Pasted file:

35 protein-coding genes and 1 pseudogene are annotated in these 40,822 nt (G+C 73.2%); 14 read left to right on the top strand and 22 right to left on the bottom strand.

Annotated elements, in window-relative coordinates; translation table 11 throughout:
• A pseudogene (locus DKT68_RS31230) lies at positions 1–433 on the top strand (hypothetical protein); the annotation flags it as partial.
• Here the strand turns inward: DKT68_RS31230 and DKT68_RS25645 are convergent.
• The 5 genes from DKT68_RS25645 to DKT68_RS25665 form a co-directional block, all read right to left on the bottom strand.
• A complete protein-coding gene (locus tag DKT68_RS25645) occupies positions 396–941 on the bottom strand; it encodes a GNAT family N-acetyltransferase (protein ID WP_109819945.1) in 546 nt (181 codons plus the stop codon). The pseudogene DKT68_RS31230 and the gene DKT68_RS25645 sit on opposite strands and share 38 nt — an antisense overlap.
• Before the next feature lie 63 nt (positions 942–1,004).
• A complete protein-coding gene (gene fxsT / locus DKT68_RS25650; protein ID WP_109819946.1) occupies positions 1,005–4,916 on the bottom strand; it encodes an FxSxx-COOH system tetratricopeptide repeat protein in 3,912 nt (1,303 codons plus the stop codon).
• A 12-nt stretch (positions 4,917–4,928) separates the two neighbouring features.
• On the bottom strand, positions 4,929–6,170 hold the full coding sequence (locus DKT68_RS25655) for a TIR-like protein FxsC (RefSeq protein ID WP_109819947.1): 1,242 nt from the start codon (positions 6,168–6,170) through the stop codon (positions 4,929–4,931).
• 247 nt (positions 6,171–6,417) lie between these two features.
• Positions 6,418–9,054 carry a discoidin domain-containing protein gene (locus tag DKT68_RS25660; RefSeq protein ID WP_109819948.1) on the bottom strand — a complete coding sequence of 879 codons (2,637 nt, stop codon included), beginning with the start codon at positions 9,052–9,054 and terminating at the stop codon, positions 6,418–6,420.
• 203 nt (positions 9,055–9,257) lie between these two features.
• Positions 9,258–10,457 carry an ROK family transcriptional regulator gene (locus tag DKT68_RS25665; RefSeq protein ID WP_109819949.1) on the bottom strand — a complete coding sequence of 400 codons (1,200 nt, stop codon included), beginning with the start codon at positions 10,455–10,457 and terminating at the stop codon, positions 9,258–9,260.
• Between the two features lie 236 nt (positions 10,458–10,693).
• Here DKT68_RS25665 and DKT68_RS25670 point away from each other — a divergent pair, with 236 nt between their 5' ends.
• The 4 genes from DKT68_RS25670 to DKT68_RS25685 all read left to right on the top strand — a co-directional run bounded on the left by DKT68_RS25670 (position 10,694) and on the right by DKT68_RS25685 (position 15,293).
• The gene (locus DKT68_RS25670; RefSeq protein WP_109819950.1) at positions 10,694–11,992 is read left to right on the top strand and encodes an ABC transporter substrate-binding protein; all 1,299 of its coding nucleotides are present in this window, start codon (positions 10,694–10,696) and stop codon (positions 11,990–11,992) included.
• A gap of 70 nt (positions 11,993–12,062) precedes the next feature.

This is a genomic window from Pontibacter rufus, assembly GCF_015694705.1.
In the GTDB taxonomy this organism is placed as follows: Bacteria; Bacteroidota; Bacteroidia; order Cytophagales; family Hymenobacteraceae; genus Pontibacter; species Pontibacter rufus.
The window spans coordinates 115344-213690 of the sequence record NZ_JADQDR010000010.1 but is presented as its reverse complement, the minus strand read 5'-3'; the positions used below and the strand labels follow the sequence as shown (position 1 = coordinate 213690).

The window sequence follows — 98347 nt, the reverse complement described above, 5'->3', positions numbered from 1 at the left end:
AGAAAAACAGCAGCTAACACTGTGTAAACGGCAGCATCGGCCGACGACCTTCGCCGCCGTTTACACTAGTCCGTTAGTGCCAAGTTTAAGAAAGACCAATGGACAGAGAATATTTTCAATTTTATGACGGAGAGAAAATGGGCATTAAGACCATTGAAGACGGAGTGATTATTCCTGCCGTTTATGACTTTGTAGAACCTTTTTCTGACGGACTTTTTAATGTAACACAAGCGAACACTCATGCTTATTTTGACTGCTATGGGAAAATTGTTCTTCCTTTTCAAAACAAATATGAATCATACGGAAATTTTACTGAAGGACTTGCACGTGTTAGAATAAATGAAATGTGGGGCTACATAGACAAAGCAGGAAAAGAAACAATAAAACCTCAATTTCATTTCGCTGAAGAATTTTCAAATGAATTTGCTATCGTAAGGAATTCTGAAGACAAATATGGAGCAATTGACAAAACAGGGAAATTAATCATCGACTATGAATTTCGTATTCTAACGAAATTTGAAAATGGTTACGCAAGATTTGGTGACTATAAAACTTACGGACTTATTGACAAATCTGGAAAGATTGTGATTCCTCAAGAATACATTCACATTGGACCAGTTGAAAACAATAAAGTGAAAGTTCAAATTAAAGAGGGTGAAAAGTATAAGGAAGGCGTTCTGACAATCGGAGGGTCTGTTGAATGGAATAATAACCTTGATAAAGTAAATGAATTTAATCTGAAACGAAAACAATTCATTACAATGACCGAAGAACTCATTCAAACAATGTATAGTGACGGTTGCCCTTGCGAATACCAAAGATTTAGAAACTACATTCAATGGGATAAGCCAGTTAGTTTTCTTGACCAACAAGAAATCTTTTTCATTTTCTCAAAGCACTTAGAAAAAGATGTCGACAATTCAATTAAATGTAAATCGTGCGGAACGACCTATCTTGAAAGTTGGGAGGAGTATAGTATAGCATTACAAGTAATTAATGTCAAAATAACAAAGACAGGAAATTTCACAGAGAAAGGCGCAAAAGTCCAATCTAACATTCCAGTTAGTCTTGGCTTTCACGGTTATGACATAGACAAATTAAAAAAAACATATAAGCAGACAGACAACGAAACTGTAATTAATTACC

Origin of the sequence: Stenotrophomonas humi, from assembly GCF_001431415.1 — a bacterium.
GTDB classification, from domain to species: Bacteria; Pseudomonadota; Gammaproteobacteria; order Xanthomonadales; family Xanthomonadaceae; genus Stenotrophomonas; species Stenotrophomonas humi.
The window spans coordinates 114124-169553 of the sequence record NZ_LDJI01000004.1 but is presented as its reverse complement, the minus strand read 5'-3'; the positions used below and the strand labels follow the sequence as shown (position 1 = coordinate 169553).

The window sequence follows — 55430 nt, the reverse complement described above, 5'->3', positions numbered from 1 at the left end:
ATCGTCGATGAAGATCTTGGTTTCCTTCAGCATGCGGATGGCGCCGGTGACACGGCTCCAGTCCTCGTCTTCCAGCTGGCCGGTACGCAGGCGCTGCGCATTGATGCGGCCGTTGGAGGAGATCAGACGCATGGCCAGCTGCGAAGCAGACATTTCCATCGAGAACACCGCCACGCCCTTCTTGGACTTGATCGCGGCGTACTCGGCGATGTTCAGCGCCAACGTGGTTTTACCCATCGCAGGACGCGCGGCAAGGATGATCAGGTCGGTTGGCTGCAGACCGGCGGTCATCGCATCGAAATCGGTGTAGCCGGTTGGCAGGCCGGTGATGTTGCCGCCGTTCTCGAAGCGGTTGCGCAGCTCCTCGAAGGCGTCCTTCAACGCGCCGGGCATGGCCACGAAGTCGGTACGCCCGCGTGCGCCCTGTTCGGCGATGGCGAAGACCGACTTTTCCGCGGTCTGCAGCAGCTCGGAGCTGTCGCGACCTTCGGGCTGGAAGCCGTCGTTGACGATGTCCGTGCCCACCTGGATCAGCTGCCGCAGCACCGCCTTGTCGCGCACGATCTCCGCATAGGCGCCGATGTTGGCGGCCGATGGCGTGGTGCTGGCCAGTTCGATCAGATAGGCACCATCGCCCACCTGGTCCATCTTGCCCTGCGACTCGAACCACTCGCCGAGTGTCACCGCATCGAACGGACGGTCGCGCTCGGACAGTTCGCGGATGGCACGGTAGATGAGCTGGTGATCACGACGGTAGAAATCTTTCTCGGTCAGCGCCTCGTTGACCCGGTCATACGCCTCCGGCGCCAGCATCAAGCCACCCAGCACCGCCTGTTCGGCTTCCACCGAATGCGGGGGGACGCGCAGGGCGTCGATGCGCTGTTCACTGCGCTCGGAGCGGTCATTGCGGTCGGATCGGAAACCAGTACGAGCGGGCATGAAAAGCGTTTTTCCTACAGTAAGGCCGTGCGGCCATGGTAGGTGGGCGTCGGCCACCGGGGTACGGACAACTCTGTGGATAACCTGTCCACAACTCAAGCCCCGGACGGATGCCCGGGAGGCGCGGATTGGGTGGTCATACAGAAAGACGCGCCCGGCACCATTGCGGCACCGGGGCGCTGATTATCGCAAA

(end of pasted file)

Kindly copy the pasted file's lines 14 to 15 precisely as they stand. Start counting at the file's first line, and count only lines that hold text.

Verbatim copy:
• Positions 9,258–10,457 carry an ROK family transcriptional regulator gene (locus tag DKT68_RS25665; RefSeq protein ID WP_109819949.1) on the bottom strand — a complete coding sequence of 400 codons (1,200 nt, stop codon included), beginning with the start codon at positions 10,455–10,457 and terminating at the stop codon, positions 9,258–9,260.
• Between the two features lie 236 nt (positions 10,458–10,693).